Good observations all, and thanks. We won’t take this to be “legal advice” but your thoughts definitely make good sense.
Does one have to be a registered Scouter to serve on Wood Badge staff? (Matt Green, Baltimore Area Council, MD)
Most councils have a team of Scouters, usually connected with the council training committee, who attend to Wood Badge courses and related matters. All tend to have slight differences in operations and at times even philosophies, so I think the best answer to your immediate question will come from the folks in your home council. But if I had to guess, I’d guess that yes, they’d be asked to be registered.
I’m a Den Leader with a Cub Scout pack and also an Associate Advisor with a Venturing crew. Can I use the service tenure for each of these positions in earning a “square knot” for each? (Chris Sears, Buckskin Council, WV)
The only “doubling up” that Scouting doesn’t encourage is using tenure in the same position for two concurrent awards in the same category; for instance, using the same tenure as a Den Leader for both the Den Leader Award and the Cub Scouter Award. But, if you’re providing service to Scouting in two different and unrelated categories, such as in your case, it’s perfectly OK to count tenure in each registered position.
Dear Andy,I’m a Webelos Den Leader, and I’ve been informed by my pack’s Committee Chair and an Assistant District Commissioner that there are “grey areas” regarding Arrow of Light, “cross-overs,” and activity badges, where, as they’ve put it, “BSA policies don’t apply.”
Specifically, they’ve told me that boy can cross-over from the pack to a Boy Scout troop even if he hasn’t earned Arrow of Light, because he can continue to work on the AOL until fifth grade ends, even though he’s now a Boy Scout, and that once he finishes the AOL requirements, the pack’s advancement Chair is to back-date the records to before he crossed over to Boy Scouts. They’ve also told me that boys who cross over to a troop can continue working on Webelos activity badges until fifth grade ends, even if they’re now Boy Scouts, and these get back-dated, too.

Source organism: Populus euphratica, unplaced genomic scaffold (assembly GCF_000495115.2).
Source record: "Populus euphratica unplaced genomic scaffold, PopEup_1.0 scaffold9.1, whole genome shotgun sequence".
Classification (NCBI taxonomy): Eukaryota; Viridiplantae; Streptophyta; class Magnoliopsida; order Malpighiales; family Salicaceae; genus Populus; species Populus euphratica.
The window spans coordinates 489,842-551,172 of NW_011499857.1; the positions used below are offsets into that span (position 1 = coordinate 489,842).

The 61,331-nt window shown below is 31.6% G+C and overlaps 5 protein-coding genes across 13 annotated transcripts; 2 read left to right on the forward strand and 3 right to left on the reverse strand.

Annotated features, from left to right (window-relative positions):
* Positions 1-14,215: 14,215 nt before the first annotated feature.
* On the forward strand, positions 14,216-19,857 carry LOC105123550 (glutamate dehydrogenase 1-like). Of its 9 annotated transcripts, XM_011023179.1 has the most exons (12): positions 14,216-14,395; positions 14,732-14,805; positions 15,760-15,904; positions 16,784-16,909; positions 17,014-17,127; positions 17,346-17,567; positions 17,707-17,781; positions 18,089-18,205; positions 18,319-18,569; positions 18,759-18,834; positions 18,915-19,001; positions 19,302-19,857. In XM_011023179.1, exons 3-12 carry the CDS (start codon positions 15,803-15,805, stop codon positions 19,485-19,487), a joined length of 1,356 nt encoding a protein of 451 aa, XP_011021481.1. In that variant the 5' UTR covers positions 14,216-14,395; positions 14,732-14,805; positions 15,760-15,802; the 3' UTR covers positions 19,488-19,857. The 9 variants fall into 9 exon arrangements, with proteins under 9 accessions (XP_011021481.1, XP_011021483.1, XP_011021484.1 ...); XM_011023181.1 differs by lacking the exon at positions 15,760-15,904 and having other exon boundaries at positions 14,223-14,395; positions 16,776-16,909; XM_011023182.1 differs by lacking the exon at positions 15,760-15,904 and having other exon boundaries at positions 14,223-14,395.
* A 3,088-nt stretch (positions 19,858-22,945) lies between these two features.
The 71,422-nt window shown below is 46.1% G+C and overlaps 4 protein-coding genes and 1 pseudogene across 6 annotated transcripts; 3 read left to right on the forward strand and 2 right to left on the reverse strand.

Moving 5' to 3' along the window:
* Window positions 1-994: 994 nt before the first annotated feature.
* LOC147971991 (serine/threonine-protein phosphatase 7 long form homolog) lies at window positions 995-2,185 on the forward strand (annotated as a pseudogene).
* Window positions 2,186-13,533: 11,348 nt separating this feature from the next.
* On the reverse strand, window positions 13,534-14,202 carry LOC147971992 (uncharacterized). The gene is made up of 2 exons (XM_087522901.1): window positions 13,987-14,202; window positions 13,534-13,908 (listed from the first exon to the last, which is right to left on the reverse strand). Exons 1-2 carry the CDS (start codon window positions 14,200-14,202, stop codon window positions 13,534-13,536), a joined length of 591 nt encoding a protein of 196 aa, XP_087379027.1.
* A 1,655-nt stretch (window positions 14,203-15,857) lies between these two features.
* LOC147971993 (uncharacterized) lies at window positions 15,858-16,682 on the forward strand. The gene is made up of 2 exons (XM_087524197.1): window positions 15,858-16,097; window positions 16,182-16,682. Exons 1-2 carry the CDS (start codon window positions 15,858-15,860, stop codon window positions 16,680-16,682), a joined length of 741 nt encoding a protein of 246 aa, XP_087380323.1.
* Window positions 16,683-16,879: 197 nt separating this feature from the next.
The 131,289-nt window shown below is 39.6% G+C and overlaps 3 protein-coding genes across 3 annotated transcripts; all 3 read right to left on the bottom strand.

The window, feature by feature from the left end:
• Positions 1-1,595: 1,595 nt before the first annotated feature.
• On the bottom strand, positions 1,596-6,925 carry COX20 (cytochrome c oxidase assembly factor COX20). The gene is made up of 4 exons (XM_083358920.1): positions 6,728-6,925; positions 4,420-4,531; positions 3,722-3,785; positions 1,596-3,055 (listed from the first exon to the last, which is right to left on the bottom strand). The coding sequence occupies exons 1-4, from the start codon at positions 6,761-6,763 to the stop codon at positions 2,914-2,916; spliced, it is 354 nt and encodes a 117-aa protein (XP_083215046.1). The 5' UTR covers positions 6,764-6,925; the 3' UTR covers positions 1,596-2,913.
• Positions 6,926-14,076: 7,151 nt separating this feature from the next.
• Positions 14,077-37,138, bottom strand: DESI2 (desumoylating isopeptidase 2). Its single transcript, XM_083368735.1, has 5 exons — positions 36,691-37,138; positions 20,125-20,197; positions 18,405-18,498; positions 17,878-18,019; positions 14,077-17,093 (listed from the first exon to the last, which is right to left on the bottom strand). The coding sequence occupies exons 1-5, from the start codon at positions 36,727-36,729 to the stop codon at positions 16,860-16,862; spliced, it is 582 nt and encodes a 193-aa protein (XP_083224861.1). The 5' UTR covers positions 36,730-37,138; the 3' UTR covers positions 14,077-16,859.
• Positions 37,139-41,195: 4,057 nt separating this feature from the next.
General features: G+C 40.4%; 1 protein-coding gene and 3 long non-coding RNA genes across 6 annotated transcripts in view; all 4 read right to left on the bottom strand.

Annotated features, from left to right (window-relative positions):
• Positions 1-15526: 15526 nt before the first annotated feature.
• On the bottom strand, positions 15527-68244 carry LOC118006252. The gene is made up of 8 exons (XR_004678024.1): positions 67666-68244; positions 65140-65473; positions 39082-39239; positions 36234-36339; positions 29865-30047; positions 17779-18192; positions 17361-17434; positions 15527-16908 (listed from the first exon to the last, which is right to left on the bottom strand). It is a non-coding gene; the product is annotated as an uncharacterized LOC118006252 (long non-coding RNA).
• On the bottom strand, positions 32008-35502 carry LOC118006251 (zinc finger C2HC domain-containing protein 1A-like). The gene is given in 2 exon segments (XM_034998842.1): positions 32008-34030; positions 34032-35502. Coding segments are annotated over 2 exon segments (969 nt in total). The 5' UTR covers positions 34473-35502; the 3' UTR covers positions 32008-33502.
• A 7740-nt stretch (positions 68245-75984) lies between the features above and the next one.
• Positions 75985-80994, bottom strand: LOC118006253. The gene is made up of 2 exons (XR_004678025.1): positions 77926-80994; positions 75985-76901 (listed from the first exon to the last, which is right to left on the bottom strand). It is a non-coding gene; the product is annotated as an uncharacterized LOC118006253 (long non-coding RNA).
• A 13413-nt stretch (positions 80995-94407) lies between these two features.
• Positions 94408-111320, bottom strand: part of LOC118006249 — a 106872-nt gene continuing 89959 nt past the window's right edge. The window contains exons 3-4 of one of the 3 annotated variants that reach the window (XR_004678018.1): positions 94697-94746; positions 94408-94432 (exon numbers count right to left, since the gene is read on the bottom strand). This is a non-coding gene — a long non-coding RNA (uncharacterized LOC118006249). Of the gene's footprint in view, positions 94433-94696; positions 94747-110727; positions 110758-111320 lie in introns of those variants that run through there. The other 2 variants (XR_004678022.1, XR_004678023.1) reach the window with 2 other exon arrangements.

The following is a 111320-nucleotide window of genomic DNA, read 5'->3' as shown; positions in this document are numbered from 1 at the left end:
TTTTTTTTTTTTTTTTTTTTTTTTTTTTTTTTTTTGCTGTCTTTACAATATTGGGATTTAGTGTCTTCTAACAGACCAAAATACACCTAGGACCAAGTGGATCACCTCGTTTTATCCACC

At a Cub Scout Leaders Roundtable a few years ago, one of the District Executives announced the same to us all. (My guess is that he said this in order to get as many early cross-overs possible, since many of our packs still don’t do cross-overs until April, May, or June, when they hold their Blue & Gold Banquets.)
I’d thought that a boy can only work on advancement of the program he’s registered in, so that, for example, if a boy earns his AOL in December, let’s say, he can still work on activity badges, if he’d like, until he actually crosses over to Boy Scouts (normally at the Blue & Gold Banquet), but once he becomes a registered Boy Scout, he’s now in a different BSA program and is no longer eligible to work on Cub Scout advancement. In fact, I’ve found nothing in the BSA advancement policies, the Cub Scout Leader Book, the Webelos Handbook, or the Webelos Leader Book that cites this supposed “grey area.” Am I correct, or is there indeed a grey area?
I really don’t know what I should do at this point. I don’t feel it’s honest to give a Boy Scout a rank or activity badge meant for a Cub Scout, and I’m not comfortable with the idea of back-dating at all. But if I can’t get the pack committee to abide by written policies, is it worth getting more people involved and possibly crushing a few boys’ dreams of finishing all 20 activity badges? Or do I just resign?
The other thing that this ADC told us was that there’s a requirement for Arrow of Light that a Webelos Scout must visit three different troops, but, again, I can’t find this in writing anywhere. (The closest I could find was that there’s one troop meeting visit, one outdoor troop activity visit, and one optional requirement for Outdoorsman where they could camp with a troop—that’s three visits, but can they all be with one troop on three separate occasions?
A third thing this ADC said is that we can change the requirements; for example, if a boy can’t attend a den campout or activity (due, let’s say, to his parents’ work schedule) the requirement can be signed off anyway, to meet the needs of the boy.
What do I do? (Name & Council Withheld)
That’s one boat-load of questions! Let’s see if we can de-mystify them for you. If you choose to show this correspondence to anyone, that’s up to you. Importantly, most of what I’m about to point out isn’t my “opinion;” what you’re about to read here comes straight from written BSA procedures and policies, and any clarifying commentary of mine will appear in ((double parentheses)).